Although this movie is a big budget spectacular, really, it’s the writing and directing and acting that make this so damn good. The characters and the dialogue rule this.


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Watching a Movie Ten Minutes at a Time

I see maybe two hours of TV in a week. One hour consists of 10 minutes here, 15 minutes there, of just random tidbits throughout the week. Mostly some news and/or weather in the mornings while getting ready for work. The second hour is what I manage to catch in our bedroom on Saturday morning while the boys are watching a couple of cartoons in the living room. I very rarely get to see any TV on the big screen in the living room.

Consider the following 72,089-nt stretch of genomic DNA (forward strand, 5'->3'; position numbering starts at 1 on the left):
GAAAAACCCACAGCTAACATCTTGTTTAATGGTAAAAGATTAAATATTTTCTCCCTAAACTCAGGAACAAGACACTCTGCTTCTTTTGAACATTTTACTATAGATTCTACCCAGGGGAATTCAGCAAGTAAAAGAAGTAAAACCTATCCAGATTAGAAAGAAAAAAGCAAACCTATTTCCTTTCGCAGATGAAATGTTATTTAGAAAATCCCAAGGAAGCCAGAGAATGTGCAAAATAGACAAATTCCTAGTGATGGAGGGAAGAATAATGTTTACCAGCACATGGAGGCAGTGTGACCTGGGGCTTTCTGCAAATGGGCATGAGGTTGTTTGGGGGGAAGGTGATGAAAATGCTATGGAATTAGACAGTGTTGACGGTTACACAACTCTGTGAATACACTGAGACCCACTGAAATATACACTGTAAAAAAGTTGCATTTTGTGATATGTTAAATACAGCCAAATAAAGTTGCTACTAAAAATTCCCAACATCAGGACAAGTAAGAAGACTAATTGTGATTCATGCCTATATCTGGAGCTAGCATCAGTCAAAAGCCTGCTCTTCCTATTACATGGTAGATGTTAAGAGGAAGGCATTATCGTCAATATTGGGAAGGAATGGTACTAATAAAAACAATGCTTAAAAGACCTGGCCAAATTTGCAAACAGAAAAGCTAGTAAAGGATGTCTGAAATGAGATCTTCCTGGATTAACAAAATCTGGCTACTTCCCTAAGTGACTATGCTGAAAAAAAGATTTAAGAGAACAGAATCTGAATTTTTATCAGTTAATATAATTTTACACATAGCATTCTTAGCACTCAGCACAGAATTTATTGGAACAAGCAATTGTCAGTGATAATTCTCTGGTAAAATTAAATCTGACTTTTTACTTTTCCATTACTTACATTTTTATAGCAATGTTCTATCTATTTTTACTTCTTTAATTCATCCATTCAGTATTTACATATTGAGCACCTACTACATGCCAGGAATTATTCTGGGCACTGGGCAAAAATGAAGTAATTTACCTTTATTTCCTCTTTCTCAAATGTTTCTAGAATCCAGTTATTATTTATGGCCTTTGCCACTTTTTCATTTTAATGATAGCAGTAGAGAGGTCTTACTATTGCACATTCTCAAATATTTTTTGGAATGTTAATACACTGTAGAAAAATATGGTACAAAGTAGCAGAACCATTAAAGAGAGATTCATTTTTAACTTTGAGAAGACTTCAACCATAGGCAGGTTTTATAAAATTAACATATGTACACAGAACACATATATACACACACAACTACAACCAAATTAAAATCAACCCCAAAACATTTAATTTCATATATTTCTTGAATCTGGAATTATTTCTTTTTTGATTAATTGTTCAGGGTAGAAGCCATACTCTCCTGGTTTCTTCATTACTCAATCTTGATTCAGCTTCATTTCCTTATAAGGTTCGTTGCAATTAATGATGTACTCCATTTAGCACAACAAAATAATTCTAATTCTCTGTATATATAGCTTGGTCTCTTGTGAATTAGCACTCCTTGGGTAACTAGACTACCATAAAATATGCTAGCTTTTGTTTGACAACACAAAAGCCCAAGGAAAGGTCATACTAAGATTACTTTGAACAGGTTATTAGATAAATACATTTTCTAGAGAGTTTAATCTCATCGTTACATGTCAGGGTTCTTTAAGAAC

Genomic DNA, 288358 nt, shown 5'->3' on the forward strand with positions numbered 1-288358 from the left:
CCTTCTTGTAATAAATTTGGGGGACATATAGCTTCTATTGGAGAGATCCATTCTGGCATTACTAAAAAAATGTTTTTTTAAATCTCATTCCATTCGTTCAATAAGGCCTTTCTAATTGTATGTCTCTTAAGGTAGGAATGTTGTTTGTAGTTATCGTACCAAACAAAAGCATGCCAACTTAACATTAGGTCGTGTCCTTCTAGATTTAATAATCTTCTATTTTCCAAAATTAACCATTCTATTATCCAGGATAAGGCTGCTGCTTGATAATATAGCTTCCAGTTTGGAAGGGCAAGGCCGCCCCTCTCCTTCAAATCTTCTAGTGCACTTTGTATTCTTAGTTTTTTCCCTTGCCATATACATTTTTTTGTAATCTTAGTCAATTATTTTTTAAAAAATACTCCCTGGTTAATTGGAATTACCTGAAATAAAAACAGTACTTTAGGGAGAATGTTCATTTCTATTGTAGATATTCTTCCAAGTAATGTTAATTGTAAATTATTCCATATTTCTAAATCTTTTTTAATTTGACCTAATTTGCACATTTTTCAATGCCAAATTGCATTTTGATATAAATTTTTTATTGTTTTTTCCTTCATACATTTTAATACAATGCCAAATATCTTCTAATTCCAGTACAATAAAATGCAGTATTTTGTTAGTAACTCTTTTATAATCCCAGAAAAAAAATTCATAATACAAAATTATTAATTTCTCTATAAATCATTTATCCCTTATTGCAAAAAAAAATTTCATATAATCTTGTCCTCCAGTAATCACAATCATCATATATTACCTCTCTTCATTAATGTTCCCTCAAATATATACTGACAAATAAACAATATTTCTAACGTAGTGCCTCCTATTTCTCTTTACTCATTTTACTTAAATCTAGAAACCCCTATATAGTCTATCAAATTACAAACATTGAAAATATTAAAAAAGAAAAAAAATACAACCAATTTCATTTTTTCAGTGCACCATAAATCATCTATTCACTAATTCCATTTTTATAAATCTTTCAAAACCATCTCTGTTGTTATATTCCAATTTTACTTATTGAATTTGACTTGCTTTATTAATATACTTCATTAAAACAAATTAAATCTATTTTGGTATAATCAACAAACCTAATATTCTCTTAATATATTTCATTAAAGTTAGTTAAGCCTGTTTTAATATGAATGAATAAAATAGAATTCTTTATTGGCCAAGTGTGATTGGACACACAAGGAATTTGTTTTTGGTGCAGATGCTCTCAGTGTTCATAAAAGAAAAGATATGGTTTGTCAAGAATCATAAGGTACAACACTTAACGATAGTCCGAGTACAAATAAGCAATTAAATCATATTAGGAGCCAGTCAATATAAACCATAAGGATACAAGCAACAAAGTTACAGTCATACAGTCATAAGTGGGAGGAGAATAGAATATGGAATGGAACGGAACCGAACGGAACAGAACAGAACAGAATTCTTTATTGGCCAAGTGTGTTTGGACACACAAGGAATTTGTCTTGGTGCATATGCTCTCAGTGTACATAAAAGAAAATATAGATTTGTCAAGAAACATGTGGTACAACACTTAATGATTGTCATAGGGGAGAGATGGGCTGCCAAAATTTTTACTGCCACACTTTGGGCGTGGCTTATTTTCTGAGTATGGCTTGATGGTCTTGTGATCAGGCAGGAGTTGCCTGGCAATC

Yesterday, though, it looked like I was going to get a little more. Just after noon, the boys had already eaten their lunch, and were upstairs playing well with each other. I was downstairs in the kitchen making me some lunch, thinking I might just sit and eat with the big TV. It could be a nice little spur of the moment indulgence.

I got my meal, and sat down in front of the downstairs TV. My timing was randomly perfect; V for Vendetta was just starting. I remember seeing the trailers back when it was in theaters, and I thought it might be interesting to catch a few minutes of it while I ate. I might actually get to watch half an hour.